LIVERMORE, Calif. -- A team of scientists, including two from the Lawrence Livermore National Laboratory, have identified a new method to measure the amount of stratospheric ozone that is present at any given time in the upper troposphere.
Working with researchers from the National Oceanic and Atmospheric Administration, the University of Colorado, the Jet Propulsion Laboratory, the National Center for Atmospheric Research, NASA Ames Research Center and Harvard University, atmospheric scientists Cyndi Atherton and Dan Bergmann successfully quantified ozone transport down from the stratosphere during NASA's 2002 CRYSTAL-FACE mission over Florida.
The research is presented in the April 9 edition of the journal Science.
The atmosphere has several levels: the lowest is the turbulently mixed troposphere, which extends from the Earth's surface up to approximately 10 kilometers, and the second level is the more stable stratosphere, which extends from 10 to 50 kilometers above the surface and contains 90 percent of the world's ozone. The tropopause is the transition zone between the two and is appoximately the altitude of commercial aircraft flight.
A team of scientists within LLNL's Atmospheric Science Division created a computer model that can simulate how both ozone (O3) and hydrogen chloride (HCl) in the stratosphere travel downward across the tropopause and into the upper troposphere. Atherton and Bergmann used this model to simulate specific atmospheric events. These results, when compared to measurements, validated a novel technique that uses HCl measurements to better understand the contribution of the stratosphere to upper tropospheric ozone concentrations. Upper tropospheric ozone plays an important role in global warming and climate change. Ozone is a highly reactive and toxic gas. Although it blocks incoming harmful radiation, it also acts as a greenhouse gas, respiratory irritant, and can damage materials and crops.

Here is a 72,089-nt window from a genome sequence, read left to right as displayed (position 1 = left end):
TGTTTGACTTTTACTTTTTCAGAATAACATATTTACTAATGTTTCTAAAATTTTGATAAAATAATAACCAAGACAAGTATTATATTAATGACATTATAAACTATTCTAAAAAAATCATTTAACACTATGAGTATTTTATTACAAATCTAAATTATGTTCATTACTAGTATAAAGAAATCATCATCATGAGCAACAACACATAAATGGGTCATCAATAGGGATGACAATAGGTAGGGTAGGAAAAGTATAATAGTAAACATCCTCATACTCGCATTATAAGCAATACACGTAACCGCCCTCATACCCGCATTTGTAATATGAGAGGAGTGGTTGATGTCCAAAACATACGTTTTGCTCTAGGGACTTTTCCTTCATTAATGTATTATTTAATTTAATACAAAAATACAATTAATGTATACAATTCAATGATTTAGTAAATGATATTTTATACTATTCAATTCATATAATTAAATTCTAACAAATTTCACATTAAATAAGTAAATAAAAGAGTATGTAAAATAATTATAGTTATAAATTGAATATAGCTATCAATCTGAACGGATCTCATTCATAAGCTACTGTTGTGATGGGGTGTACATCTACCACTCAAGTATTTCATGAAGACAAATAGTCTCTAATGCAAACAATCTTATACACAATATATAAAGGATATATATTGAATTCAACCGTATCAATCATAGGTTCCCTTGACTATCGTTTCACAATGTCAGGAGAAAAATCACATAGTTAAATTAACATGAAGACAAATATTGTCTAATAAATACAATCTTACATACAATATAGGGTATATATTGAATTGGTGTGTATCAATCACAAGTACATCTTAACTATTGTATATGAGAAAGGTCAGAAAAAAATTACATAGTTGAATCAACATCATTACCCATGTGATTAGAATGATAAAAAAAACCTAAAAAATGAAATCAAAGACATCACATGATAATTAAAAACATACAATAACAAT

"This research shows that there are times when a significant amount of the ozone found in the upper troposphere was due to stratosphere-to-troposphere transport events," Atherton said. "Continued use of this measurement method will lead to a better understanding of how much of this material is transported to the upper troposphere, where it affects climate and the chemical balance of the atmosphere."
Until now, no experimental technique could reliably quantify stratospheric ozone in the upper troposphere.
Source: Eurekalert & othersLast reviewed: By John M. Grohol, Psy.D. on 21 Feb 2009
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